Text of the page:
Reviewers are noting that – rather than the straightforward horror tale readers may be expecting – Stephen King's latest novel is a beautifully written coming-of-age story.
Stephen King’s latest novel “Joyland,” a book with a horror premise and an old-time, hard-boiled, dimestore-novel cover, has garnered rave reviews.
The novel was released on June 4 and follows Devin Jones, a 21-year-old suffering through a recent break-up who takes a job at a carnival for the summer and learns the story of a young woman who was murdered there, a mystery that was never solved.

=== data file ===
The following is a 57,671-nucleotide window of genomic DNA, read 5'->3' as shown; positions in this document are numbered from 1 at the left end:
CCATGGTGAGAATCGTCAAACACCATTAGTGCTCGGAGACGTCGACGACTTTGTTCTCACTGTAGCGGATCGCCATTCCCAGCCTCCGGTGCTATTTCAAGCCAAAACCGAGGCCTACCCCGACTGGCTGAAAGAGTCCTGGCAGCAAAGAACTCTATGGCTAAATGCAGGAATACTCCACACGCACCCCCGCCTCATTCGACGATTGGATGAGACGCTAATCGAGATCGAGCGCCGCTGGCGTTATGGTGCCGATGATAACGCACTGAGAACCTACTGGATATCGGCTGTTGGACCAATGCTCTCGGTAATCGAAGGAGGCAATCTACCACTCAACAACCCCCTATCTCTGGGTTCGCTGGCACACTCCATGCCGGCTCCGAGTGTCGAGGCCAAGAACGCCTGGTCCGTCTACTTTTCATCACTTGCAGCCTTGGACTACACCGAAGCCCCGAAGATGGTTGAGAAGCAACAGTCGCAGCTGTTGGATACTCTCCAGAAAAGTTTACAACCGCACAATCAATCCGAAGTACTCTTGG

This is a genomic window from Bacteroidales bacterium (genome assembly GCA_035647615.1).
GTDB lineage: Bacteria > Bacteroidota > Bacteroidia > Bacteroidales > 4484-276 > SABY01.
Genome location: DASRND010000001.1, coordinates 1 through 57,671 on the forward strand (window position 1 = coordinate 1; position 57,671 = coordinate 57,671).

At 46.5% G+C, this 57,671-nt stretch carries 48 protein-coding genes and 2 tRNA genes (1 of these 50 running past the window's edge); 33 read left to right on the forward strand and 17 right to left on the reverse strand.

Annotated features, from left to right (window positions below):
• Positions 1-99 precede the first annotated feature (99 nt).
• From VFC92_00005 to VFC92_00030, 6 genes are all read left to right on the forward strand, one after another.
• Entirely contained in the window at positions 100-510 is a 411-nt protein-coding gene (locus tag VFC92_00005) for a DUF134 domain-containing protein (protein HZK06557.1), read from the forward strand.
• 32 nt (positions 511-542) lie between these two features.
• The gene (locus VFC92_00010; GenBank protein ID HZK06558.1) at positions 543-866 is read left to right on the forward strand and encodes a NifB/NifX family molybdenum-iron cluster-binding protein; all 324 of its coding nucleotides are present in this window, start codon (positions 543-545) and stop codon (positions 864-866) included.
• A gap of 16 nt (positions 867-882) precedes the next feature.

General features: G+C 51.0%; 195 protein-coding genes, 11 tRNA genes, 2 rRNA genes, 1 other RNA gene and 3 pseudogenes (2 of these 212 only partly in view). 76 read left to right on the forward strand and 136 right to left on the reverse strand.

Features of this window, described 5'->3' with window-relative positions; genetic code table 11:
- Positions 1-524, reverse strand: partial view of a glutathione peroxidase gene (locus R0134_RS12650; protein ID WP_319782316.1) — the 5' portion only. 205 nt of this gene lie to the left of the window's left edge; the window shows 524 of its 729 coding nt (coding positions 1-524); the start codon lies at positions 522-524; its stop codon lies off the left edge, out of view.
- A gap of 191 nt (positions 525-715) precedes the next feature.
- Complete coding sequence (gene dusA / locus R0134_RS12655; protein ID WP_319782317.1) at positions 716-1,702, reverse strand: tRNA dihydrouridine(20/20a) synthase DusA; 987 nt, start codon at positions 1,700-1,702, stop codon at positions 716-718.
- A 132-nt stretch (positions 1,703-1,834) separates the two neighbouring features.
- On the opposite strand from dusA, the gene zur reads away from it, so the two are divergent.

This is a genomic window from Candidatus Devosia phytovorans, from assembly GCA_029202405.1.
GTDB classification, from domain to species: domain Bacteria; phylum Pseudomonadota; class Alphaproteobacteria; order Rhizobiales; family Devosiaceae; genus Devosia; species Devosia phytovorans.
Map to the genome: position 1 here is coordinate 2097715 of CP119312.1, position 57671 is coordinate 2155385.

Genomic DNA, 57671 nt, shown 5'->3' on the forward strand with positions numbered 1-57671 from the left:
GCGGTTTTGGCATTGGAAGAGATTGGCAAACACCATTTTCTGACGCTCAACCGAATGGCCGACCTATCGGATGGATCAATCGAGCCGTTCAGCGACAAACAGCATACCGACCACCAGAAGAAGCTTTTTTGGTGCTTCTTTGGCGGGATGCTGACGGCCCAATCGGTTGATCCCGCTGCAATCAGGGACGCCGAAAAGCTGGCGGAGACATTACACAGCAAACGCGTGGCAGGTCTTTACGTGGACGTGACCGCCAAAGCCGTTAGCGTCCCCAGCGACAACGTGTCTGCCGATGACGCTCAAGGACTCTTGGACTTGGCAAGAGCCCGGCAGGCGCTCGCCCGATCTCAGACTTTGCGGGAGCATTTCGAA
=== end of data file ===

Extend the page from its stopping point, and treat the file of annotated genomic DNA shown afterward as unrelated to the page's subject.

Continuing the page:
At least, that's the plot summary circulated before the book’s publication. But reviewers say the book is much more the story of Devin growing up than it is a spooky tale.
Writer Niall Alexander, who reviewed the book for science fiction and fantasy publisher Tor’s website, declared that the book “is no horror novel, nor is the ‘hard-boiled crime fiction’ this imprint [Hard Case Crime] traffics in a particularly fitting description. What we have here is a coming of age tale, primarily; a beautiful book, warm and honest, about a boy becoming a man, and his tempered transformation really does pack a punch.”
Washington Post reviewer Bill Sheehan agreed that the emphasis is on how Devin changes.
“King has created a moving, immensely appealing coming-of-age tale that encompasses restless ghosts, serial murder, psychic phenomena and sexual initiation,” Sheehan wrote.
USA Today critic Brian Truitt said he valued the narrative of Devin growing up more than the ghost tale.